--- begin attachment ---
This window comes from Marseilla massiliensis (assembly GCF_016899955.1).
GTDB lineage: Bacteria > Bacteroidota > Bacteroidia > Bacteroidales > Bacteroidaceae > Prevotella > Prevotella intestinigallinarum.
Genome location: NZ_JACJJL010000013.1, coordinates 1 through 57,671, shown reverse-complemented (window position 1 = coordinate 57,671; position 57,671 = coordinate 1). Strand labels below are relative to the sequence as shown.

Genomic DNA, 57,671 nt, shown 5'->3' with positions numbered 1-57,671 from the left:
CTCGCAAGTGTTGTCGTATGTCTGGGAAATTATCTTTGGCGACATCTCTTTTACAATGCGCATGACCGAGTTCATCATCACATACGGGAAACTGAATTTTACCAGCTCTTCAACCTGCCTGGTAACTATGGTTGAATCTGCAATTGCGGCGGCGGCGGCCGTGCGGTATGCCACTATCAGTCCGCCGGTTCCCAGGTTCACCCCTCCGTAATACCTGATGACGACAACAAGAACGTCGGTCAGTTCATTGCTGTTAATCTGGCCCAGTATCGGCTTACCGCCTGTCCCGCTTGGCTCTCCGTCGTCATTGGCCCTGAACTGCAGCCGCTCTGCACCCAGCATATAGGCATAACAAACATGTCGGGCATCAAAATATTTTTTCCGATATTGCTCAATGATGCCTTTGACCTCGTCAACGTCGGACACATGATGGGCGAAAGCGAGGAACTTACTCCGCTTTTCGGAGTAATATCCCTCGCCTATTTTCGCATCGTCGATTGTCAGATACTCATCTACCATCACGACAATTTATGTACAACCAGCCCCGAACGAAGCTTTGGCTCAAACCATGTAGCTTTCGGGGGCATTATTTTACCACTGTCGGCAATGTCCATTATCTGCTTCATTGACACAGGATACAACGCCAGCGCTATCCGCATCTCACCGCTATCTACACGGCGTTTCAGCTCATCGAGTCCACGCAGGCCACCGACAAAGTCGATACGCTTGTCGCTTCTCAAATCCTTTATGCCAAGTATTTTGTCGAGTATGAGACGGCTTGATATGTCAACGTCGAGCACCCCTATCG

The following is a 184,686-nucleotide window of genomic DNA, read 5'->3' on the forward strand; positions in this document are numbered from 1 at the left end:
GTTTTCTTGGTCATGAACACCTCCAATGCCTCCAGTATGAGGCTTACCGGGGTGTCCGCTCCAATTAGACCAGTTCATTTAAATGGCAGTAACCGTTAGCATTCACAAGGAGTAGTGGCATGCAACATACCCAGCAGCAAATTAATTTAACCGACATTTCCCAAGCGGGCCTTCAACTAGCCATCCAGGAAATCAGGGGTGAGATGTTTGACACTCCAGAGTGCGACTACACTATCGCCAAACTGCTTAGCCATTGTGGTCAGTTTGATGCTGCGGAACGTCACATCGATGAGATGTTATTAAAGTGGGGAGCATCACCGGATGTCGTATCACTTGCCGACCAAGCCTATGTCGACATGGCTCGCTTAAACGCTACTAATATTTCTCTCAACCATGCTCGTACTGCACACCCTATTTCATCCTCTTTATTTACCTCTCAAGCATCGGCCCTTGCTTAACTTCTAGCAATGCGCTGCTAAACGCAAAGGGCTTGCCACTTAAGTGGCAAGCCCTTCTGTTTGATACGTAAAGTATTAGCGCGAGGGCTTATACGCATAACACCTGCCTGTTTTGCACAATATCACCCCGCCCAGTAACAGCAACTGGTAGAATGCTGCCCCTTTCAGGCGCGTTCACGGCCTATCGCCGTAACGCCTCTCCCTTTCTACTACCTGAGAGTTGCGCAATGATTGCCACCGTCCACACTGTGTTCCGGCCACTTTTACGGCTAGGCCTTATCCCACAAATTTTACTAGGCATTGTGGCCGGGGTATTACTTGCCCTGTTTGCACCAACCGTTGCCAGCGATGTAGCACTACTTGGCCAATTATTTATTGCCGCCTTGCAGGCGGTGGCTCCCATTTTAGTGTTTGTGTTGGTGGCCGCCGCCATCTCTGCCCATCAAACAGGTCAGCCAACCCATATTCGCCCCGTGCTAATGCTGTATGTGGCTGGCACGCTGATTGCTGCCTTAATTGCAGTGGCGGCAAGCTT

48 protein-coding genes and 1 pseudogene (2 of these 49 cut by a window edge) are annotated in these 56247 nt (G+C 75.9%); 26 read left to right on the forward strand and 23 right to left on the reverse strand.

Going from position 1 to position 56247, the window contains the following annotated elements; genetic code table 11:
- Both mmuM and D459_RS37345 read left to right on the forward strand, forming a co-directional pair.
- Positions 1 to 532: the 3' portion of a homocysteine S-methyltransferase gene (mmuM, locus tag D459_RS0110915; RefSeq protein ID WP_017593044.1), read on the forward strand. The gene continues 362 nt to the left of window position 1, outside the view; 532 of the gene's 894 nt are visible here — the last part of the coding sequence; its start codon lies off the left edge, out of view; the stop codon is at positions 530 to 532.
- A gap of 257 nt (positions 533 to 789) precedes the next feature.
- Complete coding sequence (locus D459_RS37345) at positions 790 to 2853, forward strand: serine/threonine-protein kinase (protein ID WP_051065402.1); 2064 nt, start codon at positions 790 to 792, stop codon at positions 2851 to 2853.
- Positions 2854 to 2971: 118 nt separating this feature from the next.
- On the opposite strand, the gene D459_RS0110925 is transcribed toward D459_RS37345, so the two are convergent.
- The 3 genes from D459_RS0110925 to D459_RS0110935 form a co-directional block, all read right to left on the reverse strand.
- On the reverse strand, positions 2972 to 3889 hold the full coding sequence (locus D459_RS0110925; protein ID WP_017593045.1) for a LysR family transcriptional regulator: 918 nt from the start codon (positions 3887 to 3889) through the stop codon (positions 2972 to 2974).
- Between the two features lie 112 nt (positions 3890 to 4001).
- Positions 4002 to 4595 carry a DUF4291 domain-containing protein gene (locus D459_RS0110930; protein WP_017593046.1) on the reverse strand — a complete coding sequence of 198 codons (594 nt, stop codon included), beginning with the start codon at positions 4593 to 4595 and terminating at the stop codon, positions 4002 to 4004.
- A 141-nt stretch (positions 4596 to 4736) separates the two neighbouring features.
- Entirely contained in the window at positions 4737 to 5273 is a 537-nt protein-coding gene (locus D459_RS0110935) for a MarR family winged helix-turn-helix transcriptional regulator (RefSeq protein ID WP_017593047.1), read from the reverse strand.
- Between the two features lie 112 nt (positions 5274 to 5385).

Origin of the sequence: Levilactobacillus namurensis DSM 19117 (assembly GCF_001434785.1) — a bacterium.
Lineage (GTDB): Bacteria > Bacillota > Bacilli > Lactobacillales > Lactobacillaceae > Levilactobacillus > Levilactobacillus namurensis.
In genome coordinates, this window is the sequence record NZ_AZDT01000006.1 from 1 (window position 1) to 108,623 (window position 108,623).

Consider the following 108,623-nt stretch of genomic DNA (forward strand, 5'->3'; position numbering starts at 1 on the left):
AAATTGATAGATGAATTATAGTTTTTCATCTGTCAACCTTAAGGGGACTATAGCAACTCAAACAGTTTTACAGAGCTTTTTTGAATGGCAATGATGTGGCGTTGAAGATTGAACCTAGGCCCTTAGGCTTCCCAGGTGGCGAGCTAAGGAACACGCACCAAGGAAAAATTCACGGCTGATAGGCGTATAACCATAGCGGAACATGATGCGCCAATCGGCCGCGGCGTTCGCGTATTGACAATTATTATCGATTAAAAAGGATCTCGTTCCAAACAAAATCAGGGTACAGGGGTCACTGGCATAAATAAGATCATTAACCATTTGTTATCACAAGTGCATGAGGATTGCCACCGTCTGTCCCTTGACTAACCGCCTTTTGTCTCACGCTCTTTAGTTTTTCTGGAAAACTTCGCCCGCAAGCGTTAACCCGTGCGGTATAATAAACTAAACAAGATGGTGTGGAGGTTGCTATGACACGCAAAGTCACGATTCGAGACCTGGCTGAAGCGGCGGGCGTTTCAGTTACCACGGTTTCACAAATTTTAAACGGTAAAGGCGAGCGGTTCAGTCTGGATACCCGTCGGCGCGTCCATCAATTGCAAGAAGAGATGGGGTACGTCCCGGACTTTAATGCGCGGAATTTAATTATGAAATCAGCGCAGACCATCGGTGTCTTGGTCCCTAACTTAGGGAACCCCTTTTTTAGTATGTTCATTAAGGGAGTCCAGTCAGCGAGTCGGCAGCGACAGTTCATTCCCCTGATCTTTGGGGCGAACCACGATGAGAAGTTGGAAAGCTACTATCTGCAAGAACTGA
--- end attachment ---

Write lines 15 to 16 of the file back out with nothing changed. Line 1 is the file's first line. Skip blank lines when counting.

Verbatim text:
- On the opposite strand, the gene D459_RS0110925 is transcribed toward D459_RS37345, so the two are convergent.
- The 3 genes from D459_RS0110925 to D459_RS0110935 form a co-directional block, all read right to left on the reverse strand.